We have just finished migrating Thymeleaf from SourceForge.net to GitHub.
The new root for the project's source repositories is https://www.github.com/thymeleaf
The project website remains unchaged at http://www.thymeleaf.org, though it is served now from GitHub's Pages service. All existing links should still work OK.
Why did we do this?
There are several reasons for this. First, github is nowadays starting to be 'the place to be' for open source projects, because its code sharing and collaboration capabilities truly shine. But it also features a very nice code browser and, most important of all, it is a great implementation of a great distributed source management system: git.
Were we unhappy with SourceForge.net? Not at all. SourceForge is a fantastic tool packed with nice project management features. But Thymeleaf's codebase and community has been growing so much and so dynamically during the last months that we thought switching to git (from SVN) would ease project source management... and once we decided on switching to git, GitHub was the obvious choice --even if SourceForge also offers git repositories.
How did we do it?
We imported the SourceForge SVN repositories to git using git's support for this --and using an 'authors' file for translating SourceForge users to GitHub's--, like:
git svn --authors-file=authors.txt clone https://thymeleaf.svn.sourceforge.net/svnroot/thymeleaf/trunk/thymeleaf-2.0 thymeleaf-2.0
(This is explained here: http://help.github.com/import-from-subversion/)
But this has a problem: "git svn" does not import tags/branches, so after doing this we had to go through all the commits and select the ones that mark each of the specific version tags, manually creating those tags in git.
Also, git's great branch management features allowed us to combine the three separate SVN active trunk repositories "thymeleaf-1.x", "thymeleaf-2.0" and "thymeleaf-2.1" into just one git repository, using different easy-to-manage branches.
What structures did we create at our git repositories?
* One branch representing the last major+minor version published snapshot: 1.1-master, 2.0-master, 2.1-master
* Branches for the development of new features in each master version: 1.1-dev, 2.0-dev, 2.1-dev
* One tag for each major+minor+bugfix version: 1.1.5, 2.0.0, 2.0.1, 2.0.2, etc.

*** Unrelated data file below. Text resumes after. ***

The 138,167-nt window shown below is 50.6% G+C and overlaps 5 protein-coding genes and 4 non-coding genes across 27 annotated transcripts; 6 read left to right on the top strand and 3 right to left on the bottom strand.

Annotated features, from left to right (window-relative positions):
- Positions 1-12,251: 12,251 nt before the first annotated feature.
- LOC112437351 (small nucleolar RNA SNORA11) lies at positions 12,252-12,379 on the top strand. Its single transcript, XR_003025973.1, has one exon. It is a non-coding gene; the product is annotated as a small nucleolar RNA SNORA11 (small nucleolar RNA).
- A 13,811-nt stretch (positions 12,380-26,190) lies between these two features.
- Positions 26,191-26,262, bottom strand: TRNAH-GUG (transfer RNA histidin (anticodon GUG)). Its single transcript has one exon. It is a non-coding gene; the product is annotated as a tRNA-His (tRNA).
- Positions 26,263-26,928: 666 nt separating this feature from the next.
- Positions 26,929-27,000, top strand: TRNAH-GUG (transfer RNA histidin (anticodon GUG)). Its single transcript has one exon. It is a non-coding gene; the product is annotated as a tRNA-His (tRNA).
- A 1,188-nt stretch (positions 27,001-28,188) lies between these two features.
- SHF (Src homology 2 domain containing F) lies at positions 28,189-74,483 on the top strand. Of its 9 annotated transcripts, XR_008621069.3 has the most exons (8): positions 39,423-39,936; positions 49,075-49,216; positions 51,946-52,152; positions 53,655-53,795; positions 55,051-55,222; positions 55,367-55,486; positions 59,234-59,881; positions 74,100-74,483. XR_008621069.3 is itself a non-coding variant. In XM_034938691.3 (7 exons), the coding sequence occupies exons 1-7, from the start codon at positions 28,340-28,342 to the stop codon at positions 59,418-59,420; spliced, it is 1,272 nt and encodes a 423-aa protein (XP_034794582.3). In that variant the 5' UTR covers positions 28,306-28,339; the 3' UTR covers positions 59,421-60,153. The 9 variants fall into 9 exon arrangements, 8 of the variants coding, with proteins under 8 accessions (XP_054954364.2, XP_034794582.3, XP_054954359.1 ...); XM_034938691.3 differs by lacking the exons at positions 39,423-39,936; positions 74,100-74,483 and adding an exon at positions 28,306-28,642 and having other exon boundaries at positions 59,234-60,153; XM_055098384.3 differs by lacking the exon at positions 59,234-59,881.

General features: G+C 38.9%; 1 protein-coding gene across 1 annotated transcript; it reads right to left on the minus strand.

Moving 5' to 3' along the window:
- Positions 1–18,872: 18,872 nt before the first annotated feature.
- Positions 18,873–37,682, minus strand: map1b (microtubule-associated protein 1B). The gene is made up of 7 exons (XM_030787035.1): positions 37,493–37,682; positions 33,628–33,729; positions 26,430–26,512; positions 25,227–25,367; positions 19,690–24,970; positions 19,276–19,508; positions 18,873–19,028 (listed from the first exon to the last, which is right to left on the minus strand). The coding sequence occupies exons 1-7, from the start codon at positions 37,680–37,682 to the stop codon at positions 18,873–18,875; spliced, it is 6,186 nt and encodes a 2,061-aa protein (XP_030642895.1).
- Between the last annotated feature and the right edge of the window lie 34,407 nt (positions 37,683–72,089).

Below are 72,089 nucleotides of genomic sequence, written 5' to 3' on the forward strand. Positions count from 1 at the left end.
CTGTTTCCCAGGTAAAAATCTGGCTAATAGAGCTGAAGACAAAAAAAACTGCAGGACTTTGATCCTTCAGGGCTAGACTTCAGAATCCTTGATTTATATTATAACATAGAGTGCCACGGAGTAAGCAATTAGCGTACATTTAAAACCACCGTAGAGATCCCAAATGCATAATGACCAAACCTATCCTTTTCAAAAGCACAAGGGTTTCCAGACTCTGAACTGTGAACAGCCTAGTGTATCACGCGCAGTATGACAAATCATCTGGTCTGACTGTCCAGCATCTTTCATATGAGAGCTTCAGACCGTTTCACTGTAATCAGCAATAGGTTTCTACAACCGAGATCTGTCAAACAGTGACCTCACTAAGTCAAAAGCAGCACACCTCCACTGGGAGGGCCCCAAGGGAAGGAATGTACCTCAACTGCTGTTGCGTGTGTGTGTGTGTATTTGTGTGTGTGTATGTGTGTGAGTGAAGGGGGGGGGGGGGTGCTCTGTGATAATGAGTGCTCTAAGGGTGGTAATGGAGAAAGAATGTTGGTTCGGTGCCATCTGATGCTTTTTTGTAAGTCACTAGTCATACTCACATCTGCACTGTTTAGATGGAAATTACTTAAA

What we think is better in GitHub compared to SourceForge.net
1. The online code browser. This is just magnificent in GitHub.
2. The branching support. Although this is more git's merit than GitHub's.
3. The code sharing capabilities: pull requests, commit exploring, linking to lines in source code, etc.
What we think is better in SourceForge.net compared to GitHub
1. The file hosting capabilities (management of downloadable files). Especially: folder support!
2. The huge amount of available tools: forums, issue tracking possibilities, diverse source code management systems, blogging, etc.
3. The web hosting features, much easier and comfortable to use than GitHub Pages.
4. The lack of a disk usage limit (300 Mbytes in GitHub! for open source projects? wtf?).
Generally speaking, as a project management tool, SourceForge.net is way better than GitHub, no doubt about that. It's been there for a lot of years, and it shows. Some features like downloadable file management, project site management, etc. clearly look as patches, as afterthoughts in GitHub (in fact, they are), even if they are extremely important for non-pet open source projects... and are aspects in which SourceForge is ages ahead.
But hey, git is just great, and GitHub is a fantastic implementation of it. We think that only it's online code browsing capabilities have made the switch worth it. Let's see if time gives us the reason.
So thanks a lot SourceForge, it's been great. We still love you.
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